Wednesday, September 9, 2009

heirloom tomatoes provencal on spinach and basil pesto pasta

With school heading towards full swing and the weather getting a bit chilly it was time to take what garden food I still had and make it comforting. All summer long we've had fresh clean options using these same ingredients and I'm soooo over it. I wanted a big ass bowl of happiness that will leave me with a vague sense of guilt and a huge sense of fulfillment.

Check out those tomatoes. With some creative pruning I finally started getting a decent yield. I really love the little round orange ones. The pink have been a big hit, they're really meaty, firm, and totally look like genitals. Which, as I'm sure you can imagine, goes over well in house full of tweens and teens.

I cut my tomatoes to about an inch, inch and a half, set them in a sheet pan, drizzled with olive oil, a little fancy balsamic, sea salt, fresh ground pepper, Italian oregano, and some thyme. Sprinkle each tomato with breadcrumbs and put in a 375 oven for 25-30 minutes. (I deviated from my normal breadcrumbs at this point and used panko this time, something I won"t do again.)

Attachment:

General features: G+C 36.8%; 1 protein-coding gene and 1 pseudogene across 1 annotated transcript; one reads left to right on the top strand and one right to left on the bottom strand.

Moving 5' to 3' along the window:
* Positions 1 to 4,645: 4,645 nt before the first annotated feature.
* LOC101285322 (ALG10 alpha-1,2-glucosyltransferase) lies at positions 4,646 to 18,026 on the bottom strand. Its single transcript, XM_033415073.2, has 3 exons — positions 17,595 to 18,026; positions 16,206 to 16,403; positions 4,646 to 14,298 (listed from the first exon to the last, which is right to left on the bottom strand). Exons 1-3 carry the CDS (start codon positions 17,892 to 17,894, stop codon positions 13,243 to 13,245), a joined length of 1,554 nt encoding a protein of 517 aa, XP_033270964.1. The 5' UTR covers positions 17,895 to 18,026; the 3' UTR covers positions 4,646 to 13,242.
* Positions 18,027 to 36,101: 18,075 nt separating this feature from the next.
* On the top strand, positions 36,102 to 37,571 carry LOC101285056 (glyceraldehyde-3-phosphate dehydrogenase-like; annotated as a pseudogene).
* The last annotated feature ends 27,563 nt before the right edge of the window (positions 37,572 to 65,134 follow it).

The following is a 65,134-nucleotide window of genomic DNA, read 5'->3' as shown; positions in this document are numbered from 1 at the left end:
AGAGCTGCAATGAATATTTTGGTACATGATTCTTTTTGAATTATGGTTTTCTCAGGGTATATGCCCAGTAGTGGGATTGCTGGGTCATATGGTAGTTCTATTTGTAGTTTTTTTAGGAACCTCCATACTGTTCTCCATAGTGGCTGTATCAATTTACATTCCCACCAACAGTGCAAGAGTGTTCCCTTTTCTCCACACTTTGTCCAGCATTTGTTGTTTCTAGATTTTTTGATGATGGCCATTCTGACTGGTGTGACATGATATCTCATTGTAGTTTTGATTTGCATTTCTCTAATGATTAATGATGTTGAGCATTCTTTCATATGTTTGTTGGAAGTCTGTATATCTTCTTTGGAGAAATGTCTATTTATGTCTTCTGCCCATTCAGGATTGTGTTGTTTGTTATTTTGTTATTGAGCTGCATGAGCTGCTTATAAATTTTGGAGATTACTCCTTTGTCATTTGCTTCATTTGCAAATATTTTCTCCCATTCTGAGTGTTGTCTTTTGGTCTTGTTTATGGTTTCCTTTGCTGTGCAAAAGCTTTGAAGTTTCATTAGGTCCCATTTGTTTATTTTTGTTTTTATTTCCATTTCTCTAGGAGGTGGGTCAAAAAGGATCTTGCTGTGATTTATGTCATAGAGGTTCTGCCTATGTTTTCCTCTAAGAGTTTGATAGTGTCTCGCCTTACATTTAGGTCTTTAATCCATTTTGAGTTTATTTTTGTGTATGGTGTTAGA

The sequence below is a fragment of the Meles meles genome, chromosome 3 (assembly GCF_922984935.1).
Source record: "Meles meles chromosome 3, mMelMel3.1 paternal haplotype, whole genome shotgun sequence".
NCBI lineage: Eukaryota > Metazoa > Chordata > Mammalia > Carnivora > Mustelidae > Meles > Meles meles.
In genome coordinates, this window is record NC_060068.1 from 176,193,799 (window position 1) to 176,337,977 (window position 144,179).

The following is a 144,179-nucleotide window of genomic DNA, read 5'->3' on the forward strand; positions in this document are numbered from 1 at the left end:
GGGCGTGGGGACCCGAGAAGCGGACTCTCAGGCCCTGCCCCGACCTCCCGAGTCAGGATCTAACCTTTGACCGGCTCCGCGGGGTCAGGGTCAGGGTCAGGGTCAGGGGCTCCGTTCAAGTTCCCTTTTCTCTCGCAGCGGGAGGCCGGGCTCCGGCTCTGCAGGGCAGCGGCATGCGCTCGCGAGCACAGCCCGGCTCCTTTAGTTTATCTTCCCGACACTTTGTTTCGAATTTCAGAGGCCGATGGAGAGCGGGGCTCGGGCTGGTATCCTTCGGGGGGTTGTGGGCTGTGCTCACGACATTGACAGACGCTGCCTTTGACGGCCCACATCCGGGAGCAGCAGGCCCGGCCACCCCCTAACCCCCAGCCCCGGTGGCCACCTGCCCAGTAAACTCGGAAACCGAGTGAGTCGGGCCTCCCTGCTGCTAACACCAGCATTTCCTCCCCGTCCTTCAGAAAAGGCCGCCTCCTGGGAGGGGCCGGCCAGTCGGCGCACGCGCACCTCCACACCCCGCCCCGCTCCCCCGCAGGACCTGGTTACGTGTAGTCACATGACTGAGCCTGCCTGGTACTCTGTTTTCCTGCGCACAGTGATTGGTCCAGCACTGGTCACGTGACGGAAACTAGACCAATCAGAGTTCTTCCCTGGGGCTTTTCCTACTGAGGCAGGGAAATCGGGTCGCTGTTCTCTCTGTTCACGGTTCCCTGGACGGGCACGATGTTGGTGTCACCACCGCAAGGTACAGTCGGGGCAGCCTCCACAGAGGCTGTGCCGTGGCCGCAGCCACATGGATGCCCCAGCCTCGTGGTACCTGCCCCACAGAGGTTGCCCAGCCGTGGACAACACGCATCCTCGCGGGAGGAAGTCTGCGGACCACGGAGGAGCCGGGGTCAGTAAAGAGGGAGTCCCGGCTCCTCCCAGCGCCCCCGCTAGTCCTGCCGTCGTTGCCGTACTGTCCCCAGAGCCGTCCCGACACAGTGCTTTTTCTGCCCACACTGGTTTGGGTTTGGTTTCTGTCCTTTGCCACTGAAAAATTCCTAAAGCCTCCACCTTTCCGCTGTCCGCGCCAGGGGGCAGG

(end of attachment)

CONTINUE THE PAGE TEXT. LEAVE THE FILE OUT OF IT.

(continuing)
Panko regret:

I cooked my pasta and made my pesto while the tomatoes roasted.

The pesto was a few spinach leaves and a bunch of basil, some pan toasted pine nuts, a few cloves of the garlic confit I recommend you always, always have on hand, a dash of cayenne, and a little pepper blended in some olive oil.

At this point you start beating people back out of the kitchen...

When the tomatoes are about done sprinkle them with a little parmesan and basil chiffonade and set back in the oven for a few. I wouldn't typically let my parmesan get crispy but that's the way the pesto zombies wanted it. (It was alright...I guess.)

Then you take your tomatoes and set them over the pasta.
Like this:

no really, do it.

Monday, August 3, 2009

summer goods